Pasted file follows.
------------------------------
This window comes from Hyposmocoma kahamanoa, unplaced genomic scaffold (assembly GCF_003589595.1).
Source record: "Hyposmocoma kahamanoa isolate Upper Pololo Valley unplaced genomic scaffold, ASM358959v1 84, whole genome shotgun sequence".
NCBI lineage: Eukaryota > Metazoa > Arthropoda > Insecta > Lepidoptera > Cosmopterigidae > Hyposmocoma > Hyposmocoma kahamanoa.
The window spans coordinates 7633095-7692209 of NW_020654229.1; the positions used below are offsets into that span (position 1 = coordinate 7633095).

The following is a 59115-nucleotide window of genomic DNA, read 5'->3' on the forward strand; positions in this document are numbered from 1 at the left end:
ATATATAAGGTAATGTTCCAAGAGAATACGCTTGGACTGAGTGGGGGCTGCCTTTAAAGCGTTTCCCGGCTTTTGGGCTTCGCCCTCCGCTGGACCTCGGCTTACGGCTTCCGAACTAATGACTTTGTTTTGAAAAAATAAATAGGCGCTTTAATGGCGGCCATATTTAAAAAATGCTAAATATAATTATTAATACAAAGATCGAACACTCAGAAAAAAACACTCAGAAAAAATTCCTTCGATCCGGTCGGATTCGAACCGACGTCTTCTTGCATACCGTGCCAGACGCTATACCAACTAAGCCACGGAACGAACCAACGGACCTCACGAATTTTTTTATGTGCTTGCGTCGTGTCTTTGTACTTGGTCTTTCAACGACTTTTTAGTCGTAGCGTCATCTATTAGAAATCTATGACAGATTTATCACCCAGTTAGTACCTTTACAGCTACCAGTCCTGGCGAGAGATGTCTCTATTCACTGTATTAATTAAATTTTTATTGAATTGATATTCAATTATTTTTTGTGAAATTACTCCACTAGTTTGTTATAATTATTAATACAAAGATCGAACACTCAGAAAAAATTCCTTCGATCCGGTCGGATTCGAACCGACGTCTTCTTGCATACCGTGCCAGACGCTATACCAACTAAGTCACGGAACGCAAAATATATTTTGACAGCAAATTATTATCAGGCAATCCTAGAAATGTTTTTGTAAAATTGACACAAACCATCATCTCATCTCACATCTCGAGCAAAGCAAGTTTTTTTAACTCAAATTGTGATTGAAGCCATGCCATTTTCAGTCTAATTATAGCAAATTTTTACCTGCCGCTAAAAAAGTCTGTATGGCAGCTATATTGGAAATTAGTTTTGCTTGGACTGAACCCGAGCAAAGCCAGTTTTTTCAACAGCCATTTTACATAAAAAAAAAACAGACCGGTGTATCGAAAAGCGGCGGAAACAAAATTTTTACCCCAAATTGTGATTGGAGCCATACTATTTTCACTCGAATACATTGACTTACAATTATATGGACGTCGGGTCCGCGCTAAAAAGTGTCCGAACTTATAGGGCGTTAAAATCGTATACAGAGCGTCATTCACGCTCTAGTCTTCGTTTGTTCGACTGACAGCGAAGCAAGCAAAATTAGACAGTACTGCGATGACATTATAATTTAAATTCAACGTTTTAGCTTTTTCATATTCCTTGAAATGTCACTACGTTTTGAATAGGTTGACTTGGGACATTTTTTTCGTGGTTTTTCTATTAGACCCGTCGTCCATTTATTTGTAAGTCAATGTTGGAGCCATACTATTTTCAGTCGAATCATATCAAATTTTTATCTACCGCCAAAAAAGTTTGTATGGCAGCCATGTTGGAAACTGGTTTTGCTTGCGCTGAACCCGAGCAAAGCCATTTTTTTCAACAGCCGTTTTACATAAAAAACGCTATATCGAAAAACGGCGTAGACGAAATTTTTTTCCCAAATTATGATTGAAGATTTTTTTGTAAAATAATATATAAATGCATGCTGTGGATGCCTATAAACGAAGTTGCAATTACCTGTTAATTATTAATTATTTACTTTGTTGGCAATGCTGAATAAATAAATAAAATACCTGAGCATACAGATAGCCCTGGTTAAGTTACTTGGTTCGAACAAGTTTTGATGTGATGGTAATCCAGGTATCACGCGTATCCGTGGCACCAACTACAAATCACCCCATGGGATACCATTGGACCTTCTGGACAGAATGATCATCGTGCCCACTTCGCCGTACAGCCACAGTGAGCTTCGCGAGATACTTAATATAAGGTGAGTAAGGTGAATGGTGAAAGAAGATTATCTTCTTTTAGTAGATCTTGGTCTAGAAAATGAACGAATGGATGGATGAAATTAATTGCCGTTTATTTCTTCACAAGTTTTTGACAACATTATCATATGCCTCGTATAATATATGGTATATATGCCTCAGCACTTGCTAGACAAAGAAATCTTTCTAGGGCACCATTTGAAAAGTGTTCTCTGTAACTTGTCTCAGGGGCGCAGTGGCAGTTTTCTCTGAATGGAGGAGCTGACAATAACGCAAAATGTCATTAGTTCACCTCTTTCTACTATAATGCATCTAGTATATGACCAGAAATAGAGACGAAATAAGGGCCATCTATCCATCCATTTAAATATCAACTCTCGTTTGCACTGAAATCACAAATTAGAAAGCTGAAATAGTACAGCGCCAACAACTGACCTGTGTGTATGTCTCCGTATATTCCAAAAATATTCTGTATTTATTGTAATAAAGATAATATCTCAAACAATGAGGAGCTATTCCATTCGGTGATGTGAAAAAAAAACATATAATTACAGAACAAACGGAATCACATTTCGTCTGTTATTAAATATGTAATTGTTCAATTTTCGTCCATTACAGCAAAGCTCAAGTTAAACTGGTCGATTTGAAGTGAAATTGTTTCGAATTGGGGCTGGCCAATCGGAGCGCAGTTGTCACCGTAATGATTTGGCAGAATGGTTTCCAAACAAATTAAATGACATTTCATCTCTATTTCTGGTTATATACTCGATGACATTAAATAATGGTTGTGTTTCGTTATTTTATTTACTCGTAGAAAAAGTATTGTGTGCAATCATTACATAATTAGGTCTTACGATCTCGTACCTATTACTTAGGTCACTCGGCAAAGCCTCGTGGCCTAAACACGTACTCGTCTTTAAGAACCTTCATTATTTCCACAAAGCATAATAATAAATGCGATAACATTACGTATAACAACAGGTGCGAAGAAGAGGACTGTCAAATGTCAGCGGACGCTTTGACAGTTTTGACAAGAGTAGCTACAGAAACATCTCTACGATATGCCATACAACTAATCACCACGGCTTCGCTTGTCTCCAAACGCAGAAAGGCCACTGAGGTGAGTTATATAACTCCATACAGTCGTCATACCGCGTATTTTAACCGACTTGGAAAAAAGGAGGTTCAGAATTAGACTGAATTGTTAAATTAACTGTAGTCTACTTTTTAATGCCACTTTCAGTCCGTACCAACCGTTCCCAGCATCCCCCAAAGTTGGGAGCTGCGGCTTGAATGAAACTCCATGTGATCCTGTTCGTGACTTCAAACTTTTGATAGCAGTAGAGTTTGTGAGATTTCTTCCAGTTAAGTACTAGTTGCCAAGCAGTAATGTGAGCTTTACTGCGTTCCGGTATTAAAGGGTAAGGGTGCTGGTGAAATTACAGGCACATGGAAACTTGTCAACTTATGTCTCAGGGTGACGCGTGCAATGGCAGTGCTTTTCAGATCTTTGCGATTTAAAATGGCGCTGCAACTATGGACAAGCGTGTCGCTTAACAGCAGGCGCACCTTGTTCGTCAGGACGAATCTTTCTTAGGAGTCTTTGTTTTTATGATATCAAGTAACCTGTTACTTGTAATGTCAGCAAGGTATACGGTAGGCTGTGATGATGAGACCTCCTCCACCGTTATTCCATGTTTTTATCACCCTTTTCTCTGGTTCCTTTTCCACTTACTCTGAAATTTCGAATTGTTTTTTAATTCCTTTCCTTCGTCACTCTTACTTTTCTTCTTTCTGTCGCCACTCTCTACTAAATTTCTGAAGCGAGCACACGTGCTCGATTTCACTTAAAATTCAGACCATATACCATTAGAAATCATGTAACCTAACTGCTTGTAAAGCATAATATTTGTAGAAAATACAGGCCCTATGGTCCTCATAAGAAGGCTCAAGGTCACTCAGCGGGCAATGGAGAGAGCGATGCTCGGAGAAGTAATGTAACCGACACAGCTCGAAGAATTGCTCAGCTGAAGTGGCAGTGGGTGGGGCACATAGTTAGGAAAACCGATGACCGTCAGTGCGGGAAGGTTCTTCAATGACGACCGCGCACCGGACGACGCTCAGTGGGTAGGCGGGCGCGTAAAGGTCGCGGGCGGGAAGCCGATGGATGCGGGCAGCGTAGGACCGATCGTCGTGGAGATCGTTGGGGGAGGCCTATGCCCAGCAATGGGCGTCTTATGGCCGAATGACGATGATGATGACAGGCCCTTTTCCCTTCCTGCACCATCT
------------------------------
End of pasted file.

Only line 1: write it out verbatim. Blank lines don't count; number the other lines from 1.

This window comes from Hyposmocoma kahamanoa, unplaced genomic scaffold (assembly GCF_003589595.1).